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Lancashire Visitor information

An Introduction to Lancashire

Lancashire encompasses dramatic hills, verdant fields, ancient towns, thriving cities and the famous seaside resort of Blackpool. It plays a large part in Tudor history as the family originated from Lancaster, with its famous symbol, the red rose.

Things to do in Lancashire

Lancashire is home to the Blackpool Tower Dungeon and the historic Lancashire Castle. It is also home to Gawthorpe Hall, built in 1606, and the Museum of Lancashire. Sandcastle Waterpark is the UK's largest indoor waterpark and Stanley Park is a grade II listed green space within Blackpool.

Getting to Lancashire

By Car

The main roads in Lancashire are the M55, M65, M6 and the M58 which runs through the south of the county. Lancashire is situated over 4 hours from London.

By Coach and Bus

National Express run services to Lancashire form London and other major cities in England. The journey time from London is roughly 4 and a half hours. The local bus services are run by the local council.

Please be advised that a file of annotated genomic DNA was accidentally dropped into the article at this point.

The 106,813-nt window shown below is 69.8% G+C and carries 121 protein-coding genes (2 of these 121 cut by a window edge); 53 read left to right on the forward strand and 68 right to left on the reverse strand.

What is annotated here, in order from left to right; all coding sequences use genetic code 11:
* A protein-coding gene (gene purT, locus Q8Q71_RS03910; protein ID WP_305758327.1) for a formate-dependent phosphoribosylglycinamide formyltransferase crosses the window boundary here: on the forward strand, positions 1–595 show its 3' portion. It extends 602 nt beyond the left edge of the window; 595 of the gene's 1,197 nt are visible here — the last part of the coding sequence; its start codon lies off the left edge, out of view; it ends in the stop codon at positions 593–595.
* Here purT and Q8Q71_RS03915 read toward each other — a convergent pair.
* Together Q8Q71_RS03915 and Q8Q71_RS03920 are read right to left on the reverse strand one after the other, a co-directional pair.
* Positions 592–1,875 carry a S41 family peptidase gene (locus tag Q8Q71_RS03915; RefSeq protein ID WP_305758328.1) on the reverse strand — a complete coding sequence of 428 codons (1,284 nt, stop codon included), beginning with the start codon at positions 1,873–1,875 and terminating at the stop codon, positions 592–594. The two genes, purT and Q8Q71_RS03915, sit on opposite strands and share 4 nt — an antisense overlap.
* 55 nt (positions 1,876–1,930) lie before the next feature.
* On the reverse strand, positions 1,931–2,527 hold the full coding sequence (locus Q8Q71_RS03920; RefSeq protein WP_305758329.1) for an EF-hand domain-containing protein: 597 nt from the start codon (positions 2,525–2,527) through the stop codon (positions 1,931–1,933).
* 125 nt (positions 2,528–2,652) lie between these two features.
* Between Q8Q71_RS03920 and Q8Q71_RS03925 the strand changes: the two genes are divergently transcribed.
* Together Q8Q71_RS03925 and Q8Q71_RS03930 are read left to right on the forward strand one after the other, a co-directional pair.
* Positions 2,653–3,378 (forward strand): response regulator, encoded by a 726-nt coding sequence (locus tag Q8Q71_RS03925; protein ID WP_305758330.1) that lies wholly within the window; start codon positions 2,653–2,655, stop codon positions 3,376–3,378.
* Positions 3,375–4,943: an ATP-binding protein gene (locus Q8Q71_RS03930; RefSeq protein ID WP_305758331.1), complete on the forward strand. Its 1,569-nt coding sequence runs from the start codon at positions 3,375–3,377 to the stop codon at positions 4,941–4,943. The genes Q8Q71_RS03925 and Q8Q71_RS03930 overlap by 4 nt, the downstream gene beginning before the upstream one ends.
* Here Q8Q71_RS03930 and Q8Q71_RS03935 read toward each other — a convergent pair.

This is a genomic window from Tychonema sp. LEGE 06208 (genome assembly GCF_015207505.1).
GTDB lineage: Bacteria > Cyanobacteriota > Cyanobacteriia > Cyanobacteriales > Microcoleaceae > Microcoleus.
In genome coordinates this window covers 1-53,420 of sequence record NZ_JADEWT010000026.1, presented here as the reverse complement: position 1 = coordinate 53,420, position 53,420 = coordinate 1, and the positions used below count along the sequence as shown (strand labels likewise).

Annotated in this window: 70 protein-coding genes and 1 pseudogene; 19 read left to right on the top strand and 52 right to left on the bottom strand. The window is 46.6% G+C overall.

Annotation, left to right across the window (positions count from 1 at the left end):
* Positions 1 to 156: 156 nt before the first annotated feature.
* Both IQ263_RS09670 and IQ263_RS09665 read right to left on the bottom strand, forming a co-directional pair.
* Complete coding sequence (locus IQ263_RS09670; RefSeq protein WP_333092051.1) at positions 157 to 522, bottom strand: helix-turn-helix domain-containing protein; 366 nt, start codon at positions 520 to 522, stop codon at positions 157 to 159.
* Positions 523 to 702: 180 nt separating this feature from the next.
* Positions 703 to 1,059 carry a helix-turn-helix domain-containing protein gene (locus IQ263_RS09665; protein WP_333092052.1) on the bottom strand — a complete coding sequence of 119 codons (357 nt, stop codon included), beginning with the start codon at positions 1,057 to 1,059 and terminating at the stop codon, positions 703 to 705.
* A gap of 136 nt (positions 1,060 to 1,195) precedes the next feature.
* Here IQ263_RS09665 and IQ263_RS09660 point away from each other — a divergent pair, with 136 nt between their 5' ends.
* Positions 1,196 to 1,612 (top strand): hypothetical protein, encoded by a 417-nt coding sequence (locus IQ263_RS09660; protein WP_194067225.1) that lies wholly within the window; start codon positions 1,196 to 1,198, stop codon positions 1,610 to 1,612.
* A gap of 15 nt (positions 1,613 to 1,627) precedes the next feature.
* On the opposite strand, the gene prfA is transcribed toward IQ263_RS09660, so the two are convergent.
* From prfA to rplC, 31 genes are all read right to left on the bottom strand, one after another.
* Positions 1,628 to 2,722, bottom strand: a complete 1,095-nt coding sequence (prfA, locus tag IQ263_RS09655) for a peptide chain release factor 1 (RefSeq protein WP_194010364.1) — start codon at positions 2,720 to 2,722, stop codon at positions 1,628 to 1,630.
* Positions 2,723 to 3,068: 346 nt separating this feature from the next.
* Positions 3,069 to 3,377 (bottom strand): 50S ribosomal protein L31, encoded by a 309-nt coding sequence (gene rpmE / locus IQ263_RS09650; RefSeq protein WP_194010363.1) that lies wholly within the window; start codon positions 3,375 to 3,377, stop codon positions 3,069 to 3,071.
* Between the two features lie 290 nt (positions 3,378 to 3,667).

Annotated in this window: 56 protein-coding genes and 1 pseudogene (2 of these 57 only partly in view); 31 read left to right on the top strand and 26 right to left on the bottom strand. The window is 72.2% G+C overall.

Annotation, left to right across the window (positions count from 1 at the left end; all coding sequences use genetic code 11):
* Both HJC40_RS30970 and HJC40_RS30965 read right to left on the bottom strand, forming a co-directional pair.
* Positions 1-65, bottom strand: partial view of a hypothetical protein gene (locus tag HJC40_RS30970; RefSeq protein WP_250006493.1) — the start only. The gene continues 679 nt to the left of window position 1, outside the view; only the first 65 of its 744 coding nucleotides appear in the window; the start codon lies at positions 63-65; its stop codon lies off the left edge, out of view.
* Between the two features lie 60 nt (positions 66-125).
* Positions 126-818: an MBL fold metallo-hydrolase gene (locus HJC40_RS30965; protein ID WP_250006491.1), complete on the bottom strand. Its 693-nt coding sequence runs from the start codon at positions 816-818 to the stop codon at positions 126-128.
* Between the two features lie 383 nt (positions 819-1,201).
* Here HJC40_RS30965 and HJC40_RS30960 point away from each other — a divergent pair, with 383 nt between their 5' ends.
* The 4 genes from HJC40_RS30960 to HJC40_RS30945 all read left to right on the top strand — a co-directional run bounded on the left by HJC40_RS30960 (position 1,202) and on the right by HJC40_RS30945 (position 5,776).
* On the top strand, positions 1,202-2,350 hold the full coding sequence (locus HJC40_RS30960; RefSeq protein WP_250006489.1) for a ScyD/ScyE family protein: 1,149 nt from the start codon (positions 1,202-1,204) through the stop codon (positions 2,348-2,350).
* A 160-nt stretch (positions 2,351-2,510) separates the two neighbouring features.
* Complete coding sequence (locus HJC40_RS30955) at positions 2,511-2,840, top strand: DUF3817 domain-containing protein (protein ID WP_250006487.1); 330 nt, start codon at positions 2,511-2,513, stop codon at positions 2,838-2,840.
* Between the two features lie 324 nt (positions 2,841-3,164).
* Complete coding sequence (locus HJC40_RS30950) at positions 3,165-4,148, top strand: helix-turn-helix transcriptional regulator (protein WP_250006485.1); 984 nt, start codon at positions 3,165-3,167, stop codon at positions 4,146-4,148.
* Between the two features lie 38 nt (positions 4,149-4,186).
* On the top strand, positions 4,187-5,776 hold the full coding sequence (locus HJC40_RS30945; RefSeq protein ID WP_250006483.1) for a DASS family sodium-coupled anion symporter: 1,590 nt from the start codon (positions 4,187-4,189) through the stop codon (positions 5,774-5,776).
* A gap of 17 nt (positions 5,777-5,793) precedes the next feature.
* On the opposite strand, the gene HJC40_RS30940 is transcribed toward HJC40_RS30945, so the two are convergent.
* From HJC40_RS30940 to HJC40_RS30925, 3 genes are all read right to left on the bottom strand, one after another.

By Boat

Lancashire is located on England's West Coast and there are ferries from Ireland and the Isle of Man to Fleetwood, Liverpool and Heysham.

By Air

Blackpool has its own international airport, however the major international airports of Liverpool John Lennon and Manchester International are also only 40 minutes away from the region.

By Rail

First, Virgin and National Rail are the main companies that serve Lancashire, with trains taking as little as 4 hours from London. Most of the towns in the region have rail access.

History of Lancashire

During Roman times the area was considered part of the Brigantes tribal area and was in the military zone of Roman Britain. In the centuries immediately following the Roman withdrawal in 410AD the northern parts, at least, of the county probably formed part of the Brythonic Kingdom of Rheged, a successor entity of the Brigantes tribe of northern Britain.

During the mid 8th Century this area was incorporated into the Anglo-Saxon Kingdom of Northumbria which itself became a part of England in the 10th Century.

Lancashire was home to the Lancastrians who, in the Wars of the Roses, opposed the Yorkist's. Henry Tudor, a Lancastrian, won and from here the Tudor era followed.

During the 20th Century the county became increasingly urbanised, particularly the southern part.

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